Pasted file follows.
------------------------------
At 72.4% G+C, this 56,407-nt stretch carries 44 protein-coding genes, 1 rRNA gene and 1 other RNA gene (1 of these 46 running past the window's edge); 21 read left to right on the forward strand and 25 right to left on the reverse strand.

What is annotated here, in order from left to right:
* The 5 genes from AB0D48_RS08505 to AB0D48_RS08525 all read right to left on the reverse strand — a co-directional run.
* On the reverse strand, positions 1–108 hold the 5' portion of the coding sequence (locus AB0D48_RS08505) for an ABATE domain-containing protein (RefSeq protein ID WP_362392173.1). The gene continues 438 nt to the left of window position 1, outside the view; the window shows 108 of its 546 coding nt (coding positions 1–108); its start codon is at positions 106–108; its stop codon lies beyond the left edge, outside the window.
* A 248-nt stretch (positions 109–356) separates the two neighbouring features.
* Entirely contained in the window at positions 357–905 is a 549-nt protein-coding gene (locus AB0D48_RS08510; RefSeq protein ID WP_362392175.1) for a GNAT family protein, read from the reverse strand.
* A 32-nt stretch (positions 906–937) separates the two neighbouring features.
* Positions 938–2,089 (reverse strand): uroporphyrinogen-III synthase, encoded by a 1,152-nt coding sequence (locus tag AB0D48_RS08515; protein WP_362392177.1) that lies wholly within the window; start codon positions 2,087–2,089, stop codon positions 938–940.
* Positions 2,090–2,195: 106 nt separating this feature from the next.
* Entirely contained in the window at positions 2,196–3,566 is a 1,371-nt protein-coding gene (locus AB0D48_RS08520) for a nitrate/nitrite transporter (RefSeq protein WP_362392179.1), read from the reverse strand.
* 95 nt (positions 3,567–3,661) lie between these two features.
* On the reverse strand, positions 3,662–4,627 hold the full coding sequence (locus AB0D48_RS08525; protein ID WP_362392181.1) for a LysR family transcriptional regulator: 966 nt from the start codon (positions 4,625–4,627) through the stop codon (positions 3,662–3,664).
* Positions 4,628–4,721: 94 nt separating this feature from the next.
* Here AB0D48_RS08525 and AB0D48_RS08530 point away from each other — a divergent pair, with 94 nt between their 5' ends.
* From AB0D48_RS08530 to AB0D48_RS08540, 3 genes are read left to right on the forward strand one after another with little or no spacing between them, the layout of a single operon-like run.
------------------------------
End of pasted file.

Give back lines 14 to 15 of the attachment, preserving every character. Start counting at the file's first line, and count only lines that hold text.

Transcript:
* Here AB0D48_RS08525 and AB0D48_RS08530 point away from each other — a divergent pair, with 94 nt between their 5' ends.
* From AB0D48_RS08530 to AB0D48_RS08540, 3 genes are read left to right on the forward strand one after another with little or no spacing between them, the layout of a single operon-like run.